The family lives outside Sewanee on the edge of a one-acre pond in a thicket of woods teeming with rabbits, bats and deer. Inside the house signs of Griff, 3, were everywhere: a basket of toys near the wood-burning fireplace, a child-size canvas swing from Ikea hanging from the ceiling and a remote-controlled train set taking up most of Ms. Couch’s office upstairs, where she writes her poetry on a drafting desk in the corner.

I’m thrilled to see Kevin getting such attention…he and his family are amazing, awesome people. I hope that The Family Fang is a massive hit, and that they find the success they deserve. As I said in my last post, if you haven’t bought it, go buy it. It’s an awesome read, and hopefully one of the year’s bestsellers.

And if you are in any of the cities where Kevin is speaking/reading on his book tour (going on NOW…he’s speaking in an hour or so in Birmingham, AL) you should definitely go and see him read.

Literally while I was writing this, my wife texted me to tell me that she was taking Eliza to the playground to meet up with Leigh Anne and Griff. Hilarious!

The Family Fang

One of my best friends, and the father of one of Eliza’s best friends (and maybe Eliza’s favorite person who isn’t Mom or Dad)  is an incredible, wonderful writer. His name is Kevin Wilson, and his first novel, The Family Fang, is coming out August 9th. I mention this because today the book got an outstanding review in the New York Times.

Mr. Wilson explores the damage inflicted on children raised in an atmosphere that is intentionally confusing. They have been told that their parents do important things; they have been told that their own feelings do not matter. They have learned the hard way that either of them might be betrayed in an instant by parents who bring a lofty, arty, guilt-free approach to everything they do. So as “The Family Fang” begins, Mr. Wilson shows just how badly the adult Annie and Buster have been damaged by Fang ideas of fun. He also makes it clear that the senior Fangs can be amusing. And then, all of a sudden, they are not.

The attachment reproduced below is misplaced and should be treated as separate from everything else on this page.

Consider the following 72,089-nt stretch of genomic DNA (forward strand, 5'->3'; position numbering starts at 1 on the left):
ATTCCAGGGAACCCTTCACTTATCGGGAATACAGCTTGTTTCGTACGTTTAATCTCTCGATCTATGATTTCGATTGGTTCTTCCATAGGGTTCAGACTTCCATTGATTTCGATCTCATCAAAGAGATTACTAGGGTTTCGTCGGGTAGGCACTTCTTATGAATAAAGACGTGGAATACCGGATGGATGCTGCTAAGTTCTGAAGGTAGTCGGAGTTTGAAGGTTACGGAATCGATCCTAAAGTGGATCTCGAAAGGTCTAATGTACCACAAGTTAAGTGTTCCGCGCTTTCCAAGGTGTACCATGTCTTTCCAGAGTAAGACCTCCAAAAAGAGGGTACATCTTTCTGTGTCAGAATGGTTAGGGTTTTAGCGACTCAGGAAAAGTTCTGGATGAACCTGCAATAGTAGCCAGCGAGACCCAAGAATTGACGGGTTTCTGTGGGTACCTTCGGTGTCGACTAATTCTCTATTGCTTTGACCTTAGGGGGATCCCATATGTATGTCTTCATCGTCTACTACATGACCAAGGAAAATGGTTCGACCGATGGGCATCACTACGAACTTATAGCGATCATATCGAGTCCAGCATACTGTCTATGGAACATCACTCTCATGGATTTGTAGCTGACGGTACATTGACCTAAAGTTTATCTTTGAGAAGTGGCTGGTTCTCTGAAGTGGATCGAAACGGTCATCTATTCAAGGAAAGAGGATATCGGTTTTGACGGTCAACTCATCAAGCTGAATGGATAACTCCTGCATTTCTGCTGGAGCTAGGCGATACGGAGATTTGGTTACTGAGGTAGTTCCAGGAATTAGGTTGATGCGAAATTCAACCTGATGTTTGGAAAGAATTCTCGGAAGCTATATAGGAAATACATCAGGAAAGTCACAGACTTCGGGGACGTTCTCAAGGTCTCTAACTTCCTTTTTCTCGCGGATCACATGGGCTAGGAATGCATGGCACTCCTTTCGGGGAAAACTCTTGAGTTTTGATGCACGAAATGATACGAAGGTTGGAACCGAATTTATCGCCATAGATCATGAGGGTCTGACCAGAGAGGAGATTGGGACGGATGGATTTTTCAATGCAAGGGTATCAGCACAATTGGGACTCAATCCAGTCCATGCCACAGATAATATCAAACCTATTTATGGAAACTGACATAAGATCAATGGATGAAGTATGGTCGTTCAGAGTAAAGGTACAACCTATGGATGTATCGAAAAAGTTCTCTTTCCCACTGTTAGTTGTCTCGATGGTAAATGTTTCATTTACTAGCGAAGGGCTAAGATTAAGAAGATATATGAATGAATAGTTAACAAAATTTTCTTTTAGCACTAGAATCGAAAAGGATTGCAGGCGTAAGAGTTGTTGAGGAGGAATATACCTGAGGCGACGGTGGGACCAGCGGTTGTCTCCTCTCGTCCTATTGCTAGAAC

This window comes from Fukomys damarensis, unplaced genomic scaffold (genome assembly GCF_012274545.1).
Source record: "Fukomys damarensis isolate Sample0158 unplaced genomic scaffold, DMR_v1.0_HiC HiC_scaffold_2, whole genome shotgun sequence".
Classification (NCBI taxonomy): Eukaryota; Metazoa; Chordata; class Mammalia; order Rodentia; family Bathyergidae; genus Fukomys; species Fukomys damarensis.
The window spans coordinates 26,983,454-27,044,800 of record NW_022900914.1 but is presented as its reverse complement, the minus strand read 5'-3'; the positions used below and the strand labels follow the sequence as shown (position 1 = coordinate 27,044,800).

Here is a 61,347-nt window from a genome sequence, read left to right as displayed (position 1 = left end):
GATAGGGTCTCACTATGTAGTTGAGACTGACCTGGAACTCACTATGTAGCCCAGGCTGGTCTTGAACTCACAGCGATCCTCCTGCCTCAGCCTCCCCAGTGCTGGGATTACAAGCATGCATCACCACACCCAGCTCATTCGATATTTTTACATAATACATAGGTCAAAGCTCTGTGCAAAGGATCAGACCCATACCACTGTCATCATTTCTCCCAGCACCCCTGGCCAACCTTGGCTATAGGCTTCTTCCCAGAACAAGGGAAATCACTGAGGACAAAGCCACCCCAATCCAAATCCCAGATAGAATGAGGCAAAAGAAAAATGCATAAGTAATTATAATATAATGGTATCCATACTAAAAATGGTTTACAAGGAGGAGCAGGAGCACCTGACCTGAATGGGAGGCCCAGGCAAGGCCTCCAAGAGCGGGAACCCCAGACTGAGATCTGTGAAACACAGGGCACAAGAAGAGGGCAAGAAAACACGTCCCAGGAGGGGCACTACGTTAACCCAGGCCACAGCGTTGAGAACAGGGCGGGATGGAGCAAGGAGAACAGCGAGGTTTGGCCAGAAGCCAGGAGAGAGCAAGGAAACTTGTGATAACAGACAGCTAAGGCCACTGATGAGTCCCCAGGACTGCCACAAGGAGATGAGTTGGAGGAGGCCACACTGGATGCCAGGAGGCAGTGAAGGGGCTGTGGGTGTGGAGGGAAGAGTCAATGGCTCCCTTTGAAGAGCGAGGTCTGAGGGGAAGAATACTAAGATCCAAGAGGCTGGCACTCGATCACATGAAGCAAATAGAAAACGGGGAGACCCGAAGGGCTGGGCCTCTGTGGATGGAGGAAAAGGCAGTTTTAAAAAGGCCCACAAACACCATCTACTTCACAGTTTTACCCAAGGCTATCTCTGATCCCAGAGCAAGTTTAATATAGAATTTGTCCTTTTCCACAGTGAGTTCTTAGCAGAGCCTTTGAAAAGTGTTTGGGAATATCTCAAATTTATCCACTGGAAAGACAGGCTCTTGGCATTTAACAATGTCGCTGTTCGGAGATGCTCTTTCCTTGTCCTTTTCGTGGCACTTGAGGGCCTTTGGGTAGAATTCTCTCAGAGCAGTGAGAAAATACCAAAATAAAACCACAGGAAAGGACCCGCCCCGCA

His previous book of short stories, Tunneling to the Center of the Earth, won an Alex award from YALSA in 2010, and should be a part of any library collection by now. If you haven’t picked it up, do so…it’s an incredibly good book.

The Family Fang is something else entirely. It’s a book that stands up to anything on the shelves, a brilliant first novel. I’m in awe of Kevin when it comes to his skill with words, his imagination, and can’t wait for this thing to be a huge hit so that everyone can see how talented he is. And it’s not just that I know the guy…he’s getting reviews from all over:

So: Go buy it now. Seriously. Buy a copy for yourself, and put it on the purchase list for your library. It’s going to be huge.

 

Writing, ownership, and blogging

I don’t remember the last time that I went an entire month without writing something here. It’s becoming increasingly clear to me that my blogging here at Pattern Recognition has suffered as a results of many things. Some of those reasons are simple;: I’ve got other platforms that I’m using now, including other social networks (Twitter, Google+, Friendfeed, Tumblr) and other blogs (ALA Techsource and American Libraries’ Perpetual Beta). I use some of these because they are easy, some because I like the conversations/community, and some because they pay me.

What I don’t like is that my writing, thoughts, interests…the comprehensive set of my online self, really…are distributed and scattered. I was ok with it for a long time, and I’m becoming very much not ok with it anymore. In the past, I’ve dabbled with pulling things from those other networks back here, but that doesn’t actually bring any of the reasons I use them here….it just brings the content. Which isn’t always what it’s about.